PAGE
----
Praying at Home Today: Saturday 10 October 2020

Praying at Home Today: Saturday 10 October 2020

Praying at home today: a day of reckoning, of justice and mercy

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A warm welcome to, where you can find worship resources for praying at home today or wherever you are.
We hope these readings, prayers, music and the short reflection will help you stay in touch with the Church and to sustain you on your journey through life.

If this is your first visit to this website, then you might like to read about the common elements and the suggested structure for each day’s prayer.
Everything is optional!

We follow the Track 2 “related” Old Testament reading and psalm (or equivalent response).

Labyrinth at Chartres Cathedral, France

Opening to the Word

You can spend a few moments in silence,
focussing on your breathing
to become more mindful of the present moment
and to open yourself more fully
to God’s presence within you.

In the name of the living God,
the Father, the Son, and the Holy Spirit.

Short reading

You prepare a table before me
in the presence of my enemies.

Parasti in conspectu meo mensam
adversus eos qui tribulant me.

Tu dresses une table devant moi,
en face de mes adversaires.

Psalm 22 (23):5

The Liturgy of the Word *

Here are today’s Bible readings.
You can read just one, or all three if you have time.

One link to all three readings
Separate links to each reading

Short Reflection

A day of reckoning

The Requiem Mass (in its traditional form) has a movement entitled ‘Dies irae’. The many compositions by composers, famous or otherwise, set this text in different ways. An alternative version also appears in non-traditional settings such as those by Fauré and Duruflé.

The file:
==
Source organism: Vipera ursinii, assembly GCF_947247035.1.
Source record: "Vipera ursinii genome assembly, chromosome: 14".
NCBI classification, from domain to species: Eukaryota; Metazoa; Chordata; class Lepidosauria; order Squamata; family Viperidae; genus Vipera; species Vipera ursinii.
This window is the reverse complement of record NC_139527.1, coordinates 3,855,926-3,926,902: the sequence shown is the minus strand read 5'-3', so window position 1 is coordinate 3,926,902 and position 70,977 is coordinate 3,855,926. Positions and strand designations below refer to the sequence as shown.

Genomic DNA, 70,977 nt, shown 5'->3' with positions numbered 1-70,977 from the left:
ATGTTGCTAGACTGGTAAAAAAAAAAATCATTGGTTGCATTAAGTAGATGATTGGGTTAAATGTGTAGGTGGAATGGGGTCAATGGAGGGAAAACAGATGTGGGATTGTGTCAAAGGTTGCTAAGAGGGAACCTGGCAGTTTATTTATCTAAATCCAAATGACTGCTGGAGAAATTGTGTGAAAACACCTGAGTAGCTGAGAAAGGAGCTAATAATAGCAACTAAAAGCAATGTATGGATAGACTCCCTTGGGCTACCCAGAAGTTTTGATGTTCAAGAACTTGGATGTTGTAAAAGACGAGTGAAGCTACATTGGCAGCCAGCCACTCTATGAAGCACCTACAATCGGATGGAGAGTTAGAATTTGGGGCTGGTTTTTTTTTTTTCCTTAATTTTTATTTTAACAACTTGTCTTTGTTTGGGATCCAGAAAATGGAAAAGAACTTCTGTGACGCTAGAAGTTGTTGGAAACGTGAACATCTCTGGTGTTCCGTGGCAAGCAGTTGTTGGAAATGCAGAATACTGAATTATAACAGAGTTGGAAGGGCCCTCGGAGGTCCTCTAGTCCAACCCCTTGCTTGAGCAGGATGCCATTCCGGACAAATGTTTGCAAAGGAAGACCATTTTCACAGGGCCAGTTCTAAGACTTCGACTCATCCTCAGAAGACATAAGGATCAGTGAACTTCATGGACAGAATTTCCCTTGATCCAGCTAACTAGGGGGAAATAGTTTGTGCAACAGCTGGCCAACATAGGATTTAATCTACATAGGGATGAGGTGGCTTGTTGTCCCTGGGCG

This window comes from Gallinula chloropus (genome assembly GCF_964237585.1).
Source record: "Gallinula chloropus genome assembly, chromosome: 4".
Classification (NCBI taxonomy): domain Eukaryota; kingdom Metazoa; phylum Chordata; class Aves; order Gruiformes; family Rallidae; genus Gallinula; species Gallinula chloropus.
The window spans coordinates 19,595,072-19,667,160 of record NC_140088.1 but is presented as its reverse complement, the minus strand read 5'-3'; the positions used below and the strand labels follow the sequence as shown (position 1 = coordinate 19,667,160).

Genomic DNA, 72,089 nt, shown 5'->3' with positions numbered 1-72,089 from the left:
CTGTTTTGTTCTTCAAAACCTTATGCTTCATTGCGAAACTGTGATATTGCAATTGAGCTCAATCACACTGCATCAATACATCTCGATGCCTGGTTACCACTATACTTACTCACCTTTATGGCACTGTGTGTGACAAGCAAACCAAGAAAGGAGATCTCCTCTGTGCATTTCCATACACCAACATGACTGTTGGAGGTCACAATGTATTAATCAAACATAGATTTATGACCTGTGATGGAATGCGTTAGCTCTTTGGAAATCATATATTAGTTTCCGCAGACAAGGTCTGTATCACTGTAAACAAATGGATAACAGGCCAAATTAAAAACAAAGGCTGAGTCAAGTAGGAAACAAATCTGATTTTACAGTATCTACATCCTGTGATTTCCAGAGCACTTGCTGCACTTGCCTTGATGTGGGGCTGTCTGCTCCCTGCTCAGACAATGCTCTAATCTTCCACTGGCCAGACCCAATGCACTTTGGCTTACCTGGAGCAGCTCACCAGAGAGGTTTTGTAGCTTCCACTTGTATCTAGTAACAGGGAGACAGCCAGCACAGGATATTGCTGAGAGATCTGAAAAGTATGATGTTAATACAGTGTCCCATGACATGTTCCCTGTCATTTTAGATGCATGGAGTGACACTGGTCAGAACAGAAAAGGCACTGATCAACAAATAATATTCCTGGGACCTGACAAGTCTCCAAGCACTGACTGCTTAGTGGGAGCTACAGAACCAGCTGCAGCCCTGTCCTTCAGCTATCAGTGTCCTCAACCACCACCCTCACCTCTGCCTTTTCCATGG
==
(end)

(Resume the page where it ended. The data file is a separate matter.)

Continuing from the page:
It speaks of that day of calamity when the world is brought to judgment and there is a certainly a hint of this in today’s first reading from Isaiah 24.

It may also speak to us today of our current predicament, with all-too-genuine fears about the terror that is the pandemic encircling the world at this time (not to mention fears also about where we’re being led politically and economically).

Perhaps all too real for us is the imagery of lockdown with all its ramifications.

“That day” in the Gospel

“That day” also appears in our reading from Mark’s Gospel. Despite its early appearance in the text – in the second chapter – it’s an eschatological text (relating to the last times).

Jesus tells his critics that while the bridegroom is still with them, they must party; only when he is gone (on “that day”) will they be unable to do so.

A table spread for us

The wedding feast relates to the coming Kingdom when God will reign, having conquered evil and death.

We believe that this was achieved in Jesus’ death and resurrection; however, the making present of that achievement is still unfolding in our lives and by our prayers.

Having travelled the valley of the shadow of death, within which God is always with us, we reach God’s holy mountain and the eschatalogical banquet portrayed in the 23rd Psalm:

You prepare a table before me
in the presence of my enemies;
you anoint my head with oil;
my cup overflows.

Surely goodness and mercy shall follow me
all the days of my life,
and I shall dwell in the house of the Lord
my whole life long.



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